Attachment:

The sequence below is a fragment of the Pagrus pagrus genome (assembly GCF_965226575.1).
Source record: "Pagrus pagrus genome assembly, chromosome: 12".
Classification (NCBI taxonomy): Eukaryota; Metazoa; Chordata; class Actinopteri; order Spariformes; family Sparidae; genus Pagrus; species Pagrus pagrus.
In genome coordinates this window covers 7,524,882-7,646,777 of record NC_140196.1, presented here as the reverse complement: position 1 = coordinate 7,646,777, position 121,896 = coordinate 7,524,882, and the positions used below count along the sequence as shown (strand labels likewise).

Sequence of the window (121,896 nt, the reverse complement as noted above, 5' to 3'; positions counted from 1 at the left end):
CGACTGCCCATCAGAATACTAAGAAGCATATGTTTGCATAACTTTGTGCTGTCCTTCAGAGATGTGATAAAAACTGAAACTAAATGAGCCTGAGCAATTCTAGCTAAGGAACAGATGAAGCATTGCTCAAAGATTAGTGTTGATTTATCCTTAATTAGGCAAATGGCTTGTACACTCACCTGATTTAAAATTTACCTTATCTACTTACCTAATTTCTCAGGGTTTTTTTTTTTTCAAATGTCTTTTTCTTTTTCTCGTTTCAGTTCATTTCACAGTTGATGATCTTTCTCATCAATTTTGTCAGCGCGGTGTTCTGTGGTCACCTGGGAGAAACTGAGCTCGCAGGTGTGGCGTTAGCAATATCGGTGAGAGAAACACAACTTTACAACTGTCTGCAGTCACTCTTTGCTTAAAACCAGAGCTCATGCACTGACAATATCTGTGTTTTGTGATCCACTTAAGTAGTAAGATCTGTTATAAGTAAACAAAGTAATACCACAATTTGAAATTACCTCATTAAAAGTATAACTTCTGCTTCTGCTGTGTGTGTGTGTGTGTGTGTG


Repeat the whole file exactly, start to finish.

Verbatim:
The sequence below is a fragment of the Pagrus pagrus genome (assembly GCF_965226575.1).
Source record: "Pagrus pagrus genome assembly, chromosome: 12".
Classification (NCBI taxonomy): Eukaryota; Metazoa; Chordata; class Actinopteri; order Spariformes; family Sparidae; genus Pagrus; species Pagrus pagrus.
In genome coordinates this window covers 7,524,882-7,646,777 of record NC_140196.1, presented here as the reverse complement: position 1 = coordinate 7,646,777, position 121,896 = coordinate 7,524,882, and the positions used below count along the sequence as shown (strand labels likewise).

Sequence of the window (121,896 nt, the reverse complement as noted above, 5' to 3'; positions counted from 1 at the left end):
CGACTGCCCATCAGAATACTAAGAAGCATATGTTTGCATAACTTTGTGCTGTCCTTCAGAGATGTGATAAAAACTGAAACTAAATGAGCCTGAGCAATTCTAGCTAAGGAACAGATGAAGCATTGCTCAAAGATTAGTGTTGATTTATCCTTAATTAGGCAAATGGCTTGTACACTCACCTGATTTAAAATTTACCTTATCTACTTACCTAATTTCTCAGGGTTTTTTTTTTTTCAAATGTCTTTTTCTTTTTCTCGTTTCAGTTCATTTCACAGTTGATGATCTTTCTCATCAATTTTGTCAGCGCGGTGTTCTGTGGTCACCTGGGAGAAACTGAGCTCGCAGGTGTGGCGTTAGCAATATCGGTGAGAGAAACACAACTTTACAACTGTCTGCAGTCACTCTTTGCTTAAAACCAGAGCTCATGCACTGACAATATCTGTGTTTTGTGATCCACTTAAGTAGTAAGATCTGTTATAAGTAAACAAAGTAATACCACAATTTGAAATTACCTCATTAAAAGTATAACTTCTGCTTCTGCTGTGTGTGTGTGTGTGTGTGTG